Thane Creek in Mumbai becomes pink as a massive number of flamingos wade through the waters.
Since January last year, about 120,000 flamingos were found in the city. According to Bombay Natural History Society (BNHS) this is three times higher than their highest population in at least four decades.
Flamingos began migrating to Mumbai since early 1990s; they arriveD in late fall, and stayed until the end of May, when the monsoons began. Typically, between 30,000 and 40,000 birds migrate to the city every year.
However, more flamingos flock in Mumbai this year as they now find more food in the city’s murky green creek.
BNHS said sewage in the creek promotes biological growth of blue-green algae, which is food for the flamingo.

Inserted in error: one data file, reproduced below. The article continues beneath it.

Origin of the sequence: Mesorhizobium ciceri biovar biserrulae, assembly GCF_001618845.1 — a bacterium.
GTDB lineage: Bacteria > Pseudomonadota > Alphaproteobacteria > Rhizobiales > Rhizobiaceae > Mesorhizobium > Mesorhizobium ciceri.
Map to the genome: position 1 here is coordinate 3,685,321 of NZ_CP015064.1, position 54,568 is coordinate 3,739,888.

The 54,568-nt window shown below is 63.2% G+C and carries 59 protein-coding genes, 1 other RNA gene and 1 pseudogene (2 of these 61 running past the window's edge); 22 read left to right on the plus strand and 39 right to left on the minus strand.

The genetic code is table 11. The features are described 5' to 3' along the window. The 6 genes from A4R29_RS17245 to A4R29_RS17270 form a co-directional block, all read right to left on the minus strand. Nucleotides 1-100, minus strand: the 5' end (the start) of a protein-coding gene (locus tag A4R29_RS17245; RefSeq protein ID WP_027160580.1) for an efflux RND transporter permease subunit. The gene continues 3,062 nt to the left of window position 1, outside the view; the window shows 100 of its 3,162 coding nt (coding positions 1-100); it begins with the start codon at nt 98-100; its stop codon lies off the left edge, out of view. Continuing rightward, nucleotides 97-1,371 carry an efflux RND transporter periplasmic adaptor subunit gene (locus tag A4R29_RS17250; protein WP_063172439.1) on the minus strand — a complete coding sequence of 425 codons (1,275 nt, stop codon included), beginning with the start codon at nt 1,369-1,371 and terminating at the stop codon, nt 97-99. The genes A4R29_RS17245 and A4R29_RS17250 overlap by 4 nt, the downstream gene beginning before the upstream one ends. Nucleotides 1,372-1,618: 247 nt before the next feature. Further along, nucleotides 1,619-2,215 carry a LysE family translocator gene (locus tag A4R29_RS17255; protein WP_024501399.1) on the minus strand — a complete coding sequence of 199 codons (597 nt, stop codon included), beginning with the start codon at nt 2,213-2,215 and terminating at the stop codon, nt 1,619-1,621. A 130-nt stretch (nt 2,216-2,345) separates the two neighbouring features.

The green color came from algae that became increasingly higher over the years due to the sewer discharges from a nearby water treatment plant, as well as industrial run-off.
The Guardian reported India serves as the home of six species of flamingos in the world, including the greater flamingo and the near-threatened lesser flamingo.
These flamingos usually settle in Thane Creek where one can find around 200 species of birds.
Meanwhile, BNHS also reiterated that massive migration of flamingos to the city in the recent years because of the now “drought-like conditions” in the wetlands of Kutch where the birds usually settle.